How on Earth do they keep all these guys? Expiring contracts have slowly decreased in value since the last CBA. Bradley and Smart’s peak value is right now, with a full 16 months left on their contracts. The No.1 pick instantly loses value once it goes from “conceptual star” to a tangible player with strengths and weaknesses. Boston is not hurt. It didn’t get worse. It didn’t do a bad deal. But there is a timeline on how long these assets will be in play, and if the Celtics want to really contend for a title, they did nothing at the deadline to help the pursuit of that goal. General manager Danny Ainge continues to keep the powder dry, but you wonder if there are missed opportunities to make the kinds of strides Boston fans want to see.

Winner: Oklahoma City Thunder

OKC nabbed a top-flight defensive forward in Taj Gibson without giving up Domantas Sabonis. It added a shooter in Doug McDermott without giving up Alex Abrines or Victor Oladipo. It added a second-round pick for funsies. The Thunder got better in multiple areas and straightened out rotation concerns while not giving up anything more than a backup point guard about to be paid above market value. Sam Presti remains a very good GM.

Loser: Chicago Bulls

They are the worst-shooting 3-point team in the league and dealt their 37.6 percent shooting forward for a backup point guard to go with the three others they have on the roster -- and he only shoots 31 percent from deep. Oh, and they gave up a pick and beloved power forward Gibson and only got Anthony Morrow, who can never crack a rotation (despite being a great shooter) and hustle-hard Joffery Lauvergne. Oh, and they kept Jimmy Butler and Dwyane Wade and Rajon Rondo, as they continue to show absolutely no direction or plan for the future.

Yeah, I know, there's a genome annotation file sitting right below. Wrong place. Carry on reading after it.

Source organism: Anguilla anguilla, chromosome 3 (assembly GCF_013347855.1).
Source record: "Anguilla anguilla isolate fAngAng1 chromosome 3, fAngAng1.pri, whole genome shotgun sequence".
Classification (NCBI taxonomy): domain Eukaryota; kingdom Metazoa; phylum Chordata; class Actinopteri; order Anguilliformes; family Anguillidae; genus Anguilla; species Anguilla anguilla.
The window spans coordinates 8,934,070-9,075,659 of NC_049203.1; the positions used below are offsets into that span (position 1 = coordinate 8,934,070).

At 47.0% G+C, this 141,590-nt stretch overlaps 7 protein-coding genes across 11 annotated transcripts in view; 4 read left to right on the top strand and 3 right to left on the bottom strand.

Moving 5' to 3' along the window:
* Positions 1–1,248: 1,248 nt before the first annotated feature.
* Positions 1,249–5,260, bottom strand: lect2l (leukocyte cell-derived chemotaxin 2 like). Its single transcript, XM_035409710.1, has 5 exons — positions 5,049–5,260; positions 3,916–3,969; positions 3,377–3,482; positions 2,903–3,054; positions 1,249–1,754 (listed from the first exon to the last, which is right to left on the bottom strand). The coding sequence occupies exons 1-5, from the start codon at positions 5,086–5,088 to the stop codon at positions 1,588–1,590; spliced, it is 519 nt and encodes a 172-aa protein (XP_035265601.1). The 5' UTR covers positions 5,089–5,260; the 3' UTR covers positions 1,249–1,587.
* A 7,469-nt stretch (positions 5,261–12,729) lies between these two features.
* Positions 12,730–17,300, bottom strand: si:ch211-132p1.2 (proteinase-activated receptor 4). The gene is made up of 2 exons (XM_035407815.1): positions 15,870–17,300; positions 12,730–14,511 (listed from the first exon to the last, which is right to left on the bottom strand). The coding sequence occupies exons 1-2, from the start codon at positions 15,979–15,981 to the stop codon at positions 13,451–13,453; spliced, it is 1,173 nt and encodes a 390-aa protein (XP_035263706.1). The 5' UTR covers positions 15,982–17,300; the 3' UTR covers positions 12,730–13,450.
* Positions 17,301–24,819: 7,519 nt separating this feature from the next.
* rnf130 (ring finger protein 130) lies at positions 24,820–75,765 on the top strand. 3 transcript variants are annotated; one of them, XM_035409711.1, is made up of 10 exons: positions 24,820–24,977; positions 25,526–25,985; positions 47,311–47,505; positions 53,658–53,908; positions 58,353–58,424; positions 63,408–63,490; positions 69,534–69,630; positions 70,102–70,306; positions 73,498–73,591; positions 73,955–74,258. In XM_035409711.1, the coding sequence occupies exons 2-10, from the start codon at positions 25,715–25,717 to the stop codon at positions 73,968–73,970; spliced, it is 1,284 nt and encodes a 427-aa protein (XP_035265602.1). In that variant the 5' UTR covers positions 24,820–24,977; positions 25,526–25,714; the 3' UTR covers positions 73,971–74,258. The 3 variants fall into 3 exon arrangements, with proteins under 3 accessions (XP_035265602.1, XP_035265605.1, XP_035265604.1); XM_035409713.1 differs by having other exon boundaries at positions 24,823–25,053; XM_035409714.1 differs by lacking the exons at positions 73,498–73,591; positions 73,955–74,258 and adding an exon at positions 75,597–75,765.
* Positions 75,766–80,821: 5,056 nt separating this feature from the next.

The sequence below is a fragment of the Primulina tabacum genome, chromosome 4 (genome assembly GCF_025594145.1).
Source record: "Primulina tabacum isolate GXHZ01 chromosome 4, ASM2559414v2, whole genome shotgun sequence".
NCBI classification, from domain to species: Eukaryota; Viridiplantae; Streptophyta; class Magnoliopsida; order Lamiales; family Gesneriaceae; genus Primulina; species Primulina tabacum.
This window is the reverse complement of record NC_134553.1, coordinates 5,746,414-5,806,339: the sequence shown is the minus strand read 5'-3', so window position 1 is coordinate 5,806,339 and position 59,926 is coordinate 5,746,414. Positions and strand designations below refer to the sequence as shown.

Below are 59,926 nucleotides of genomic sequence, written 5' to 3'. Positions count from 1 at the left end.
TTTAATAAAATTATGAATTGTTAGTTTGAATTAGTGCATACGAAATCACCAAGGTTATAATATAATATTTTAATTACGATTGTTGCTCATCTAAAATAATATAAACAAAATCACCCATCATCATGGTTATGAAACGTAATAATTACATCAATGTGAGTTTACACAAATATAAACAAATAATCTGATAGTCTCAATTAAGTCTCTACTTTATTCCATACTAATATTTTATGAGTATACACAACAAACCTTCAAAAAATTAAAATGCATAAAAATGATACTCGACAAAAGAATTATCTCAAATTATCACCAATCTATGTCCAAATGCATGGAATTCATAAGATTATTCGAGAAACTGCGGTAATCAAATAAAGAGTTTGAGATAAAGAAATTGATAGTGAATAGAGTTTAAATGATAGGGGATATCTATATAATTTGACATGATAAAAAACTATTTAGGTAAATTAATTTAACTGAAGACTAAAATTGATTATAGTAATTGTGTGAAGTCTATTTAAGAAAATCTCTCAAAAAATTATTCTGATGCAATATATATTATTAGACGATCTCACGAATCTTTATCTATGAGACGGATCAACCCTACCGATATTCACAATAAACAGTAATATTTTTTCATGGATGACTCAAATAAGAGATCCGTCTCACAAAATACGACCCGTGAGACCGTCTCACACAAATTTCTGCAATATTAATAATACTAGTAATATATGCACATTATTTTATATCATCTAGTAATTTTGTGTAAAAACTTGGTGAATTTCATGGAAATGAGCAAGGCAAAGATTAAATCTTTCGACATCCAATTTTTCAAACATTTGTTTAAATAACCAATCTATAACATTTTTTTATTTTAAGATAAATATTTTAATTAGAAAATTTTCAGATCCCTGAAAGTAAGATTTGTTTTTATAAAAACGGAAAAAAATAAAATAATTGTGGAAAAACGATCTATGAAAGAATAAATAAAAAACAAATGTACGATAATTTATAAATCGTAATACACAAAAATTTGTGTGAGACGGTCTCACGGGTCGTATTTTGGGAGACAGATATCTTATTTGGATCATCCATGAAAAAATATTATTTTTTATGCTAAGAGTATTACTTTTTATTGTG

Winner: Dallas Mavericks

Nerlens Noel is kind of damaged goods in terms of reputation, but he’s still an incredible player when healthy. He’s 22, long, athletic, with great defensive instincts. He and Harrison Barnes constitute an actual young core, and that’s something the Mavericks desperately needed. This was a great gamble for them.

Loser: New York Knicks

The Knicks reportedly almost had a deal for Ricky Rubio, sending away Derrick Rose. It fell apart because they apparently wanted too much. The problem is that Rubio is better than Rose right now, and Rose is set to be a free agent who will demand a max or near-max contract. So instead of getting a defensively questionable player with a terrible injury history off the books to add a good player, they stood pat and -- knowing the Knicks -- there’s a decent chance they’re the team that gives him that big contract. The Knicks almost did something that wasn’t Knicks-ish, but then Knicked hard at the last second.

Winner: Indiana Pacers

They kept Paul George, and that was the right decision. If he makes All-NBA this season, they can offer him the designated player super-max and that could be enough to keep him. They didn’t deal their franchise superstar and didn’t get bad value for him. Not moving him was the right move.

Loser: Denver Nuggets

Much like Boston, they had assets and couldn’t find deals. Danilo Gallinari could leave in free agency and the Nuggets got nothing for him, and they didn’t clear up any of their positional logjams. Much like Boston, it’s OK -- Denver is in a good spot anyway. But you would have liked them to at least add an impact player to gear up for a playoff run against the reloaded Pelicans.